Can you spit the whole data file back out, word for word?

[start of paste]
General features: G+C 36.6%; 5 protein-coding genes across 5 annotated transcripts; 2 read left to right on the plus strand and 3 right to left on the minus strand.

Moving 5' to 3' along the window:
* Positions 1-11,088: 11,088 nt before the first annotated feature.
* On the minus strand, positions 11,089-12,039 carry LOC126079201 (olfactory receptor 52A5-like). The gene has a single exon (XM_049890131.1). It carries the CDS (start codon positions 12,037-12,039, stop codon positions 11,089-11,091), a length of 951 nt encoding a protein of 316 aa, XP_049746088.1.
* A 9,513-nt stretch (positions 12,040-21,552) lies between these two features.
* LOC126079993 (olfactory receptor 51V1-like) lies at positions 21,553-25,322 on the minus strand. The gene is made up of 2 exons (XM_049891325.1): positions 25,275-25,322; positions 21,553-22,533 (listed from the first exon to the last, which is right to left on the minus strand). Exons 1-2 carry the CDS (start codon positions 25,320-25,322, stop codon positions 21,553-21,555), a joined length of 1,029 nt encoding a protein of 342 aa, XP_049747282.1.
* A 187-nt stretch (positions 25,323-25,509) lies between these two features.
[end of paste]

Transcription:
General features: G+C 36.6%; 5 protein-coding genes across 5 annotated transcripts; 2 read left to right on the plus strand and 3 right to left on the minus strand.

Moving 5' to 3' along the window:
* Positions 1-11,088: 11,088 nt before the first annotated feature.
* On the minus strand, positions 11,089-12,039 carry LOC126079201 (olfactory receptor 52A5-like). The gene has a single exon (XM_049890131.1). It carries the CDS (start codon positions 12,037-12,039, stop codon positions 11,089-11,091), a length of 951 nt encoding a protein of 316 aa, XP_049746088.1.
* A 9,513-nt stretch (positions 12,040-21,552) lies between these two features.
* LOC126079993 (olfactory receptor 51V1-like) lies at positions 21,553-25,322 on the minus strand. The gene is made up of 2 exons (XM_049891325.1): positions 25,275-25,322; positions 21,553-22,533 (listed from the first exon to the last, which is right to left on the minus strand). Exons 1-2 carry the CDS (start codon positions 25,320-25,322, stop codon positions 21,553-21,555), a joined length of 1,029 nt encoding a protein of 342 aa, XP_049747282.1.
* A 187-nt stretch (positions 25,323-25,509) lies between these two features.